I am an artist devoted to communicating issues of climate change through my practice. For the past decade, I’ve been documenting the dramatic disappearance of glaciers in large-scale series of paintings and photographs developed in close collaboration with glaciologists. It’s a symbiotic relationship: I want my work to accurately reflect the science and the urgency of climate change, and they want me to help them explain their science to the public through my art.

I didn’t begin my career with such a goal. Instead, I just wanted to experience and depict the natural wonder of our world. As a New Yorker, growing up in apartment buildings, the landscape’s open spaces and monumental geological phenomenon were particularly attractive. But expressing the beauty of our environment eventfully wasn’t enough. By the turn of this century I felt compelled to do more, to make my creativity to contribute to saving our planet. Now my goal is to seduce through the magic of the image, while at the same time introducing visual elements to elicit/motivate awareness. I want the viewer to confront, and comprehend the dramatic pace of ecological change and share with me the urgency I feel.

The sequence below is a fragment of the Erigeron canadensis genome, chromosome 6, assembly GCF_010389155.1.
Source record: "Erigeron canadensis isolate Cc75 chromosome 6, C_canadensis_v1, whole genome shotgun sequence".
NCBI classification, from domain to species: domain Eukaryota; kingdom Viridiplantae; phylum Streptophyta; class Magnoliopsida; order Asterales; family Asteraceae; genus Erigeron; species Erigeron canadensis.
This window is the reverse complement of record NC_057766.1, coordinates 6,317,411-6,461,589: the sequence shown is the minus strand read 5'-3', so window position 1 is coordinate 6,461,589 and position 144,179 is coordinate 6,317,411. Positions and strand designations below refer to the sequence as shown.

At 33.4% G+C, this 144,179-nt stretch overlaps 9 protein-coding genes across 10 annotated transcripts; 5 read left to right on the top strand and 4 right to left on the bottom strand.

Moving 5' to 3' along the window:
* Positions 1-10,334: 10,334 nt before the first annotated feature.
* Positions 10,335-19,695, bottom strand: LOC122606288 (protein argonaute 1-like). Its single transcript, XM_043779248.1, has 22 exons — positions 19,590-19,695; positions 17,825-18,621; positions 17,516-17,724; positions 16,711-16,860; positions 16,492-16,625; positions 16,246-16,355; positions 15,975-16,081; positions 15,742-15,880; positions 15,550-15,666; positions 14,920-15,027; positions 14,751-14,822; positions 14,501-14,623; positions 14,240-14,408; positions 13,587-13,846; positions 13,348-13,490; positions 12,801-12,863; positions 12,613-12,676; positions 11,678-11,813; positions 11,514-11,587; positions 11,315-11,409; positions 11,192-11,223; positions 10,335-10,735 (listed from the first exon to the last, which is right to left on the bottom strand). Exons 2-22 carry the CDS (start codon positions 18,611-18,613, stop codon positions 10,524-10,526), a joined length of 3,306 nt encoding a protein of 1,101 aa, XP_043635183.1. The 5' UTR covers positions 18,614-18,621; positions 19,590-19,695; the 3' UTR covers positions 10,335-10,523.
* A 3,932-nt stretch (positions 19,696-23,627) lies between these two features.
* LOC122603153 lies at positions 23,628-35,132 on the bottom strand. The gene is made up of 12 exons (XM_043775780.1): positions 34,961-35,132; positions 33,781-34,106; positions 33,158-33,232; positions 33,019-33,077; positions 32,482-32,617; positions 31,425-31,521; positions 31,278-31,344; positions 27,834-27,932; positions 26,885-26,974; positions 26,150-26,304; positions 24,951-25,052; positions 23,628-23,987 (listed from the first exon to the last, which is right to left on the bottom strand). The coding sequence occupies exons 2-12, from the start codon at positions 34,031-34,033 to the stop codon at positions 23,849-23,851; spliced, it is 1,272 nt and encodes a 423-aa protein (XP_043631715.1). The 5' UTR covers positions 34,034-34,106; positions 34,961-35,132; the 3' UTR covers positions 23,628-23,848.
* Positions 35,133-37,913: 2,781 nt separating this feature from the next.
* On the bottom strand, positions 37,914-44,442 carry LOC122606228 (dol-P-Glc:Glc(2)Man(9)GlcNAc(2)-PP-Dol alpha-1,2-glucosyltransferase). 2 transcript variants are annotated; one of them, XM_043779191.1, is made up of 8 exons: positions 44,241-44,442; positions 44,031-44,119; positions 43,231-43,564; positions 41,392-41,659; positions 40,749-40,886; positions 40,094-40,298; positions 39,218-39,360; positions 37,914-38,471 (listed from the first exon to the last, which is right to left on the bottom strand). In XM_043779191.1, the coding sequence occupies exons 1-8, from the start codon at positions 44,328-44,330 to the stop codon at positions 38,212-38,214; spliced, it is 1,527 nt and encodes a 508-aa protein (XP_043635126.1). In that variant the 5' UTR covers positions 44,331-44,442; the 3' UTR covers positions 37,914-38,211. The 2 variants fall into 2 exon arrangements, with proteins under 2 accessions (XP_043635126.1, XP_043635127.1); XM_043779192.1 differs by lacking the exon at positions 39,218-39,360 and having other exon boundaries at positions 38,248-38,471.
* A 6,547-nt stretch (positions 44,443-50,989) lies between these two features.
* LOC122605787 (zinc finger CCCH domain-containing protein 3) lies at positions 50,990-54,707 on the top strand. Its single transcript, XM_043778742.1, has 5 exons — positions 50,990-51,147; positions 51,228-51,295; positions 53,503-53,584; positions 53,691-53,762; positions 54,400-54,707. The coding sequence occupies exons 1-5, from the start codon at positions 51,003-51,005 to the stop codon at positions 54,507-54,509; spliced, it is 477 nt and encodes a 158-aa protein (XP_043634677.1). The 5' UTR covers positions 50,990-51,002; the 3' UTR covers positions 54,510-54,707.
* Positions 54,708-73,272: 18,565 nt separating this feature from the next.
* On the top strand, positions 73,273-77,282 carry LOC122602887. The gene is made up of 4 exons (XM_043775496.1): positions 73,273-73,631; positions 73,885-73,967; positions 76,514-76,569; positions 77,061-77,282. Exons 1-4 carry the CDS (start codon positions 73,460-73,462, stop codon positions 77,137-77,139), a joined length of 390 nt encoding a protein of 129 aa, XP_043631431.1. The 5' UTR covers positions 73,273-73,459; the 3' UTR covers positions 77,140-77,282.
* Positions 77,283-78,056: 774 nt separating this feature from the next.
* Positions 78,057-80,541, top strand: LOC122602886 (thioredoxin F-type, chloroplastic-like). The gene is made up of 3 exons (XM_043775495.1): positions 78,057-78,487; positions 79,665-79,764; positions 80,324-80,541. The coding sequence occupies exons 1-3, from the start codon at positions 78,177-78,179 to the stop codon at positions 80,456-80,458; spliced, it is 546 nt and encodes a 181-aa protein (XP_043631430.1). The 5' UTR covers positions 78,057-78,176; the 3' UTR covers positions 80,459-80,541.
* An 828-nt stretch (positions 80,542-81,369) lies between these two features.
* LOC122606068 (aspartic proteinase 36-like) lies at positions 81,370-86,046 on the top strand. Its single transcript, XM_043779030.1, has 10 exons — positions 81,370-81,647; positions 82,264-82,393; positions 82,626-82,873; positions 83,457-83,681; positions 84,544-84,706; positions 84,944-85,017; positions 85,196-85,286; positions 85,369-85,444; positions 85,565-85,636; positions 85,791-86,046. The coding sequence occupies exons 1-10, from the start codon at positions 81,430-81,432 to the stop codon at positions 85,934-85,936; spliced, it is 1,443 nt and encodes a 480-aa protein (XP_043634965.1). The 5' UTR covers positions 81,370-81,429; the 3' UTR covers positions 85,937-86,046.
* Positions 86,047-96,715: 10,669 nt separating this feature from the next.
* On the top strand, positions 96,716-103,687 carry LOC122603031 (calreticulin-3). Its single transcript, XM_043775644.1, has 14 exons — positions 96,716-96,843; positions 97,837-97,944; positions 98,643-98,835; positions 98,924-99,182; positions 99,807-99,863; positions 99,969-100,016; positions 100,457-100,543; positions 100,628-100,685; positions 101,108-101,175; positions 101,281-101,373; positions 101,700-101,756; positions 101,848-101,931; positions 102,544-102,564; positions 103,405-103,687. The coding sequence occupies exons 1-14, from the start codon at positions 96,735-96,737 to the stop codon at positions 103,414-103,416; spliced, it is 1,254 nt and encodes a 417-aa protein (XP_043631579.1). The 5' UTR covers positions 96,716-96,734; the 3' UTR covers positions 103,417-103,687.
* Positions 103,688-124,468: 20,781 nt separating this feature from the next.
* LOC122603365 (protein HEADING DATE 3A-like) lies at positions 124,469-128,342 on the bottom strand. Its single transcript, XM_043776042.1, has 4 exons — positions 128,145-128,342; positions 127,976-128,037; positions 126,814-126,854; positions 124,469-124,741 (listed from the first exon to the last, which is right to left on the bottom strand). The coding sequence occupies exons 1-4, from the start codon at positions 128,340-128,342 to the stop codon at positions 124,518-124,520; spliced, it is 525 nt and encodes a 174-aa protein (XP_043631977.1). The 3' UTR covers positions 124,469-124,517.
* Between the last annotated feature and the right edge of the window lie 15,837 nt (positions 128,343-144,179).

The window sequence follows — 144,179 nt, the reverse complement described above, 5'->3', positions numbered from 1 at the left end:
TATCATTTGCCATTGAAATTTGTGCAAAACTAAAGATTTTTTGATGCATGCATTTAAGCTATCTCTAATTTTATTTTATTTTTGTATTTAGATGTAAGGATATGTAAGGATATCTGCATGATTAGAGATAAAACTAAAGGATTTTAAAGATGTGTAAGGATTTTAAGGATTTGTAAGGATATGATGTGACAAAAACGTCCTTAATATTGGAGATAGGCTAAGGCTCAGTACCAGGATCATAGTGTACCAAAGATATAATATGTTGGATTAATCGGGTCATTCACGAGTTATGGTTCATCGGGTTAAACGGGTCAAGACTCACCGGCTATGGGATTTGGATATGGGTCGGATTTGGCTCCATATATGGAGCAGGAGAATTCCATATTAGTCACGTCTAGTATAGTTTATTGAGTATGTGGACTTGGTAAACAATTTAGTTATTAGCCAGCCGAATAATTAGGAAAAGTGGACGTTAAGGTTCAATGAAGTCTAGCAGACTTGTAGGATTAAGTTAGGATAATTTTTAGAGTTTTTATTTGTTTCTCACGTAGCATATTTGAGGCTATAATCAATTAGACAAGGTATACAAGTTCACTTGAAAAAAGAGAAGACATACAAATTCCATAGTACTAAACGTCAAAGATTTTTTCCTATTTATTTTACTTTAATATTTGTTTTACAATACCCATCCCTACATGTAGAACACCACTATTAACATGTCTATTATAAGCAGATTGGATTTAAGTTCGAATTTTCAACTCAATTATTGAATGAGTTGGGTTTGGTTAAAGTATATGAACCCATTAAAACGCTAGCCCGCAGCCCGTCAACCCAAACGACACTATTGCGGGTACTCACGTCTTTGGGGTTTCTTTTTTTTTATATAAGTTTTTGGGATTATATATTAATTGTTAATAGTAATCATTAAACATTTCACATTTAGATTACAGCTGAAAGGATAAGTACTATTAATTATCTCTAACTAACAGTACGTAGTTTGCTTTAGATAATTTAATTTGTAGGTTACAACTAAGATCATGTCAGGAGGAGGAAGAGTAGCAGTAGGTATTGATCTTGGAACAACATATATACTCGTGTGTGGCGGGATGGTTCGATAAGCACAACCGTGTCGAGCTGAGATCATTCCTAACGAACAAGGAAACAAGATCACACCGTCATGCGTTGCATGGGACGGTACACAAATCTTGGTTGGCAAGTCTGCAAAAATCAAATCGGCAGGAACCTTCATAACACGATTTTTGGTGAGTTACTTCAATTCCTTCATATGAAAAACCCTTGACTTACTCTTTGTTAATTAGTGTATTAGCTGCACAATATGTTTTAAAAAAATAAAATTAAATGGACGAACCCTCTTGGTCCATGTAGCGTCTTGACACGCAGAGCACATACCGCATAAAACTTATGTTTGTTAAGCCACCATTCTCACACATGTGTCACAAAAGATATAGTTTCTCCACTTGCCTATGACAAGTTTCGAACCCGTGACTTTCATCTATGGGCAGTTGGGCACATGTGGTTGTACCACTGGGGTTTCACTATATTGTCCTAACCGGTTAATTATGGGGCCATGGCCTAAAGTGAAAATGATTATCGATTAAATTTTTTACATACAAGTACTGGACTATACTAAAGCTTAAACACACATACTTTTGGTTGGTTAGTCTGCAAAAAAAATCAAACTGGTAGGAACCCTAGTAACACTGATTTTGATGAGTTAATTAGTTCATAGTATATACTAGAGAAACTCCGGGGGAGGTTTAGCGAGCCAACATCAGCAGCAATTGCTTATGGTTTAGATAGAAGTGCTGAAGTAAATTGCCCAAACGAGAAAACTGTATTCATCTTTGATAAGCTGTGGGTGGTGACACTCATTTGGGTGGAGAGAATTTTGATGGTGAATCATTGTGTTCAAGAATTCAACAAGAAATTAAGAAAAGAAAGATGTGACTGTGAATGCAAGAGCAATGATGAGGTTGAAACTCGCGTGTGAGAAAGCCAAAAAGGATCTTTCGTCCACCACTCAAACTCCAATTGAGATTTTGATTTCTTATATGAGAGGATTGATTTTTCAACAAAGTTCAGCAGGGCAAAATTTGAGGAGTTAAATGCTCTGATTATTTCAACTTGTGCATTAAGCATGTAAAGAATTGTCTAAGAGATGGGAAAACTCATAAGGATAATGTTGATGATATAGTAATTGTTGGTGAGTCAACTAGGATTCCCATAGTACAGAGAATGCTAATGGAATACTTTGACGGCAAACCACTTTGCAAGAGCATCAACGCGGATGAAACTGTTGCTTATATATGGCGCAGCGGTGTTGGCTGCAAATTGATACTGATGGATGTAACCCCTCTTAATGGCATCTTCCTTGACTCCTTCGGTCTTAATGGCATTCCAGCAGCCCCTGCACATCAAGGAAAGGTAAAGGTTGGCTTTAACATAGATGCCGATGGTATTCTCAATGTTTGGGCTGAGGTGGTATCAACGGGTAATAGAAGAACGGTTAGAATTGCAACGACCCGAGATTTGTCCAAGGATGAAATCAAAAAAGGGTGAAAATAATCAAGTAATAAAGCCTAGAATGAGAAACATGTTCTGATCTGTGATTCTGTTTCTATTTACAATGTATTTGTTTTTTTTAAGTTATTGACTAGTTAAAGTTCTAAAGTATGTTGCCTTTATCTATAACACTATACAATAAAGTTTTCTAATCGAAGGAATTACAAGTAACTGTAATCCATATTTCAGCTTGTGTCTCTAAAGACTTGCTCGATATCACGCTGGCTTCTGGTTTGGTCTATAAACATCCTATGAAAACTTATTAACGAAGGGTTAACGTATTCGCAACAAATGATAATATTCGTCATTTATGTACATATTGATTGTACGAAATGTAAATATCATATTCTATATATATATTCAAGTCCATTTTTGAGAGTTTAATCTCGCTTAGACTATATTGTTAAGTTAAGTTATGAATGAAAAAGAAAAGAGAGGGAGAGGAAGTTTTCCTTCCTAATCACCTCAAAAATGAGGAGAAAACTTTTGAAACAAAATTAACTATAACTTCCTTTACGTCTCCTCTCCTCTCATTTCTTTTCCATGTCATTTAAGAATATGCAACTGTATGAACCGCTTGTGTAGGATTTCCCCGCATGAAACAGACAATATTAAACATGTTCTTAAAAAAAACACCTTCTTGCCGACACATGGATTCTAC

At the outset, I collaborated with scientists who generously provided their archival material, such as chronological records of glacial degradation (repeats), and visual material mapping glacial recession, as well as Landsat imagery from USGS, NASA and NOA. Eventually I needed to participate directly - so finally, I decided to “bear witness” to the three largest ice fields in the world. In 2013, I explored Svalbard and Ny-Alesund, and Antarctica’s Peninsula; in 2014, Greenland’s Jakobshavn and Ilulissat Glaciers; and in 2015 I returned to Antarctica as well as Argentina’s Patagonian ice fields. I have just returned from a two-month journey to Australia and New Zealand’s fast melting Southern Alps. This on-site experience enriches and informs my work leading to exhibitions that begin a dialog with audiences not initially interested in science.

My exhibition, Shifting Glaciers, Changing Perspectives: Bearing Witness to Climate Change, will be on display the Walton Arts Center in Fayetteville, Arkansas from May 4 to September 30, 2017, in conjunction with Artosphere, an annual regionsl festival that celebrates artists influenced by nature. An exquisitely designed book, including with three essays, documents highlights from the last decade of my practice.

Here are some examples from this show: